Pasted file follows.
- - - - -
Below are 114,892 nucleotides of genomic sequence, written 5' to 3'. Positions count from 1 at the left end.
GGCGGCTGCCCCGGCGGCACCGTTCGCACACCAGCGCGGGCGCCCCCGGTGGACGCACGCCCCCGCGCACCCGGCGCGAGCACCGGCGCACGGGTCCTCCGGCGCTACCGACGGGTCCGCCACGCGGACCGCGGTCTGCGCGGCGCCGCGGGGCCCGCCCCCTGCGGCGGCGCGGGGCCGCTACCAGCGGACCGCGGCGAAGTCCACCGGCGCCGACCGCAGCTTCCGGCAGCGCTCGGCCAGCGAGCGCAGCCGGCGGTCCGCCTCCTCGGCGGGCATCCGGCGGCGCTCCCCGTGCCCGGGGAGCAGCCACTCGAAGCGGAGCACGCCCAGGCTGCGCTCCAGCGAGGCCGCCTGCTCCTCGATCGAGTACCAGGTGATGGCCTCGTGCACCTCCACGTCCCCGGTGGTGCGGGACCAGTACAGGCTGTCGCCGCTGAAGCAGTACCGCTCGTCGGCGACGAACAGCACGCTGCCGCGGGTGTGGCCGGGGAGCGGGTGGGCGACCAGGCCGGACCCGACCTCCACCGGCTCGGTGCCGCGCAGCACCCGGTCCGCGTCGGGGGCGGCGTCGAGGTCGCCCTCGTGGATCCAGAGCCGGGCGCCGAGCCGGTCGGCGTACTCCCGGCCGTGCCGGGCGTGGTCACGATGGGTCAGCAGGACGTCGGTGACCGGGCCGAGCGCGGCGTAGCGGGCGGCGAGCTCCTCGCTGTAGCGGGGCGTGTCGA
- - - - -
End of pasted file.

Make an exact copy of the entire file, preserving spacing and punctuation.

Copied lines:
Below are 114,892 nucleotides of genomic sequence, written 5' to 3'. Positions count from 1 at the left end.
GGCGGCTGCCCCGGCGGCACCGTTCGCACACCAGCGCGGGCGCCCCCGGTGGACGCACGCCCCCGCGCACCCGGCGCGAGCACCGGCGCACGGGTCCTCCGGCGCTACCGACGGGTCCGCCACGCGGACCGCGGTCTGCGCGGCGCCGCGGGGCCCGCCCCCTGCGGCGGCGCGGGGCCGCTACCAGCGGACCGCGGCGAAGTCCACCGGCGCCGACCGCAGCTTCCGGCAGCGCTCGGCCAGCGAGCGCAGCCGGCGGTCCGCCTCCTCGGCGGGCATCCGGCGGCGCTCCCCGTGCCCGGGGAGCAGCCACTCGAAGCGGAGCACGCCCAGGCTGCGCTCCAGCGAGGCCGCCTGCTCCTCGATCGAGTACCAGGTGATGGCCTCGTGCACCTCCACGTCCCCGGTGGTGCGGGACCAGTACAGGCTGTCGCCGCTGAAGCAGTACCGCTCGTCGGCGACGAACAGCACGCTGCCGCGGGTGTGGCCGGGGAGCGGGTGGGCGACCAGGCCGGACCCGACCTCCACCGGCTCGGTGCCGCGCAGCACCCGGTCCGCGTCGGGGGCGGCGTCGAGGTCGCCCTCGTGGATCCAGAGCCGGGCGCCGAGCCGGTCGGCGTACTCCCGGCCGTGCCGGGCGTGGTCACGATGGGTCAGCAGGACGTCGGTGACCGGGCCGAGCGCGGCGTAGCGGGCGGCGAGCTCCTCGCTGTAGCGGGGCGTGTCGA